Posted in Emotional wellness, Exercise, Fitness, Nutrition, Physical wellness, Recipe, Uncategorized, Webster faculty and staff, Webster Groves/STL Metro Campuses, Webster Staff Alliance, Webster students | Leave a comment

March 1-3 Free Events St. Louis

Looking for a way to welcome March? Here are a few FREE events happening in St. Louis the weekend of March 1-3.

  • 2019 St. Louis Classic Gymnastics Invitations at the America’s Center
  • Family Mardi Gras Party at the National Blues Museum
  • Interactive Guitar Exhibit at the Science Center
  • Botanical Gardens Free Admission before noon on Saturday
  • Family Sundays at the Art Museum for Art In Bloom event

Enjoy your weekend!

 

 

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Going Green: Winter Edition

Green Tips to Use in Winter

Plug Drafty Leaks- Check your home for windows and doors that are letting cold air inside. This will increase energy savings and help conserve heat!

Choose a Safe De-Icer- Avoid toxic chemical de-icing salts and sands. Consider the impact of the chemical on plant life, concrete, vehicles, and animals. Check out an environment friendly de-icer such as Magic Salt and Ice-Clear.

Buy Seasonal Produce- buying fruits and veggies out of season means that they are traveling longer distances, burning more fuel, and often have added preservatives to keep them fresh. Season appropriate produce requires less energy for transport, is less expensive, and tastes better!

Carpool- Winter is a rough season on everyone and everything, including cars. Consider carpooling with co-workers, fellow students and peers. This will save everyone gas expenses, as well as wear-and-tear on your car. Switch it up by taking turns!

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GO RED Fundraiser 2019

Webster Wellness invites you to participate in the American Heart Association’s National Wear Red Day campaign, Go Red for Women.

This year’s goal is to raise $1,000 and increase awareness in the fight against heart disease in women. By wearing red and making a donation of any amount, you can be part of raising awareness of what the American Heart Association (AHA) calls “the silent killer.”

Wear Jeans with a $5 Donation on Feb. 1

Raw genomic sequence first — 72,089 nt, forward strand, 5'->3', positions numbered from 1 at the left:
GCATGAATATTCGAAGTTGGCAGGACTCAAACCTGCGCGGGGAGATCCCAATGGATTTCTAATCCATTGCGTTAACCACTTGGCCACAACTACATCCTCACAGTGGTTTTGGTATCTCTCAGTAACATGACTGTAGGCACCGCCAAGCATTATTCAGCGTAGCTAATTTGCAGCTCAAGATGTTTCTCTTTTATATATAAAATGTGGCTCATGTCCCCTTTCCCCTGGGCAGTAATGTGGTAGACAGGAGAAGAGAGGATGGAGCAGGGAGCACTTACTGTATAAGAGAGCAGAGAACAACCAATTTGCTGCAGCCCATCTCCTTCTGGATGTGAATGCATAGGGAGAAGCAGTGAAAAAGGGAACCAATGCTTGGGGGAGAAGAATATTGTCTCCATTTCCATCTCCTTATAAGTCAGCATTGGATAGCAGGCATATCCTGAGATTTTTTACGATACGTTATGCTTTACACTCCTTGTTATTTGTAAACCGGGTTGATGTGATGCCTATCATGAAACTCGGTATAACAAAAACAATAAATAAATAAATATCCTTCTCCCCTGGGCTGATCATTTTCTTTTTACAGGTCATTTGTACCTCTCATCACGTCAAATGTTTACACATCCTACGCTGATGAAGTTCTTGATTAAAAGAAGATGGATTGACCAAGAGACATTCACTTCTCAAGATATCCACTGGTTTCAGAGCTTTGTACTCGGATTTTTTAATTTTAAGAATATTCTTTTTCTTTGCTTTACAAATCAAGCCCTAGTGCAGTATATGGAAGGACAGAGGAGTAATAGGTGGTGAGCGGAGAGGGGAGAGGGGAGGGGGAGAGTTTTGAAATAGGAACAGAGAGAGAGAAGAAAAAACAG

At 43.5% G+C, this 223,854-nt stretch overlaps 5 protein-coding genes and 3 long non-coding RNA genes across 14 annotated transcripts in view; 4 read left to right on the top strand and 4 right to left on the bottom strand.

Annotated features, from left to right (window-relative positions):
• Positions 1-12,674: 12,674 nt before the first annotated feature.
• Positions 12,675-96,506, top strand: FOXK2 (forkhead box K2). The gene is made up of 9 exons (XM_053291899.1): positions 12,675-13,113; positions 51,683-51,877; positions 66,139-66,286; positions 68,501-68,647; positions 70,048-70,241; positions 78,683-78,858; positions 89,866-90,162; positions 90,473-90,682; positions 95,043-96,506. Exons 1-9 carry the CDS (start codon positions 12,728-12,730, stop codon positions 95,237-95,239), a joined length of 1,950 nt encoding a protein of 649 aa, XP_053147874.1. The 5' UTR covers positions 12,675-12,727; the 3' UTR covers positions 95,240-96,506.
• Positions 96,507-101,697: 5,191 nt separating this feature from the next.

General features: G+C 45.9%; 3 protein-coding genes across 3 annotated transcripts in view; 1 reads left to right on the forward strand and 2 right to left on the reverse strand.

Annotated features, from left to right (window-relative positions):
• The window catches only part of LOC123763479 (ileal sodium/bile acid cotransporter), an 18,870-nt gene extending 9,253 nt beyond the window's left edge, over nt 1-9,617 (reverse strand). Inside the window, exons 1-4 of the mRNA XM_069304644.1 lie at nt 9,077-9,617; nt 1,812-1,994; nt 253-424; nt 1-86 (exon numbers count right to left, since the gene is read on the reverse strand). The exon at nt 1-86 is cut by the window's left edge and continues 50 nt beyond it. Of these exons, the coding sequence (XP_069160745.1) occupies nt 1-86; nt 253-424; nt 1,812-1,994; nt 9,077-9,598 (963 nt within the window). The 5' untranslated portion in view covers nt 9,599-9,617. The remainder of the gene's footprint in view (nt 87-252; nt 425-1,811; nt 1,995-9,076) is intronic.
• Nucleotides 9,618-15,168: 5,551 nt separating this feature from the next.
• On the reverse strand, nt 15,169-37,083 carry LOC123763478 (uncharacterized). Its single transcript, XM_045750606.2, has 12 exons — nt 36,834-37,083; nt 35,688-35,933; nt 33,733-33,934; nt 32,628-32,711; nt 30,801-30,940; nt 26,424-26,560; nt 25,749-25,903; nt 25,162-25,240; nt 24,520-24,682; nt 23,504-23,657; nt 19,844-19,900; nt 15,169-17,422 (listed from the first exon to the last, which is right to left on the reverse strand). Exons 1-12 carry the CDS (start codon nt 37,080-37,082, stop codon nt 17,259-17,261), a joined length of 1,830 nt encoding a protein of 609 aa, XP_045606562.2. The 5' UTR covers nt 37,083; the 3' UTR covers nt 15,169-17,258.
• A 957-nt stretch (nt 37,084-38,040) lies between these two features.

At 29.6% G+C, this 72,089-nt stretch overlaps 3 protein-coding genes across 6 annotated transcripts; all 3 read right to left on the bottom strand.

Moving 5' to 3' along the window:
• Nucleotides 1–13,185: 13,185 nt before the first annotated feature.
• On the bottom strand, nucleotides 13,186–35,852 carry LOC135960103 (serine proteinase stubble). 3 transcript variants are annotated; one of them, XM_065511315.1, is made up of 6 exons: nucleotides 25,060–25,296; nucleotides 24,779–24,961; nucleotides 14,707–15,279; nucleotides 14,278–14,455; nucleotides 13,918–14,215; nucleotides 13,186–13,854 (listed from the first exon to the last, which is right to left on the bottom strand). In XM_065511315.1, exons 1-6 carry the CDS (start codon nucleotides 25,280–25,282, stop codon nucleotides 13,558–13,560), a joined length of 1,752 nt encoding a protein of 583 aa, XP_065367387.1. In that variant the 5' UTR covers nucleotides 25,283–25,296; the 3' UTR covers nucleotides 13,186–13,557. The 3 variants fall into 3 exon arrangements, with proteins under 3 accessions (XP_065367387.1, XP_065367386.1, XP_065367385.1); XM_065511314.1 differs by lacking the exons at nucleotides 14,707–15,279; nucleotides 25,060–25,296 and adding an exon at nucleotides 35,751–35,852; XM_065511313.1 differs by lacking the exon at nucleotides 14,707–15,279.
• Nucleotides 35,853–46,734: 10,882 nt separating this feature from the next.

Friday, Feb. 1, is your chance to join your Webster colleagues and people from all over the country in fighting heart disease in women. Make a donation of $5 and wear jeans with your red!  For donations of $10 or more, you will be entered in a drawing to receive a wellness prize.

Donations can be made online at our National Wear Red Day Fundraising Page on or before Friday, Feb 1st that will go directly to the American Heart Association and will count towards Webster’s fundraising goal. Or, if you want to make your donation in cash or check, drop your donation off at the Human Resource Office, Loretto Hall second floor.

Go Beyond Giving!

Healthy + Fit + You = Now

Join the #GoRedGetFit Facebook group and begin a healthy lifestyle journey that positively impacts the way you look and feel, inside and out! #GoRedGetFit is a quarterly health and fitness challenge that combines nationally known and influential celebrity fitness trainers with the power, influence and encouragement of real women like YOU!

On behalf of Webster Wellness, thanks for your support!  If you have any questions, contact wellness@webster.edu.

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Going Green: Alternative Ways to Help the Environment

Are you aware of how much you are hurting or supporting the environment? Everything we do, down to the water bottle we drink out of, affects the environment. If you recycle, you’re off to a good start! There are lots of other ways to be environmentally friendly. Here are some unique ways you can go green at home and embrace the green lifestyle.

  • Plant an indoor herb garden.
  • Switch all your lightbulbs to CFL’s.
  • Create a homemade compost bin for $15.
  • Stop using disposable bags. Order reusable bags.
  • Buy an inexpensive reusable water bottle.
  • Wash laundry in cold water instead of hot water.
  • Turn off lights when you leave the room.

Happy Recycling!

Posted in General Information, Physical wellness, Webster faculty and staff, Webster Groves/STL Metro Campuses, Webster Staff Alliance, Webster students, Webster Worldwide Campuses, Wellness Champions | Leave a comment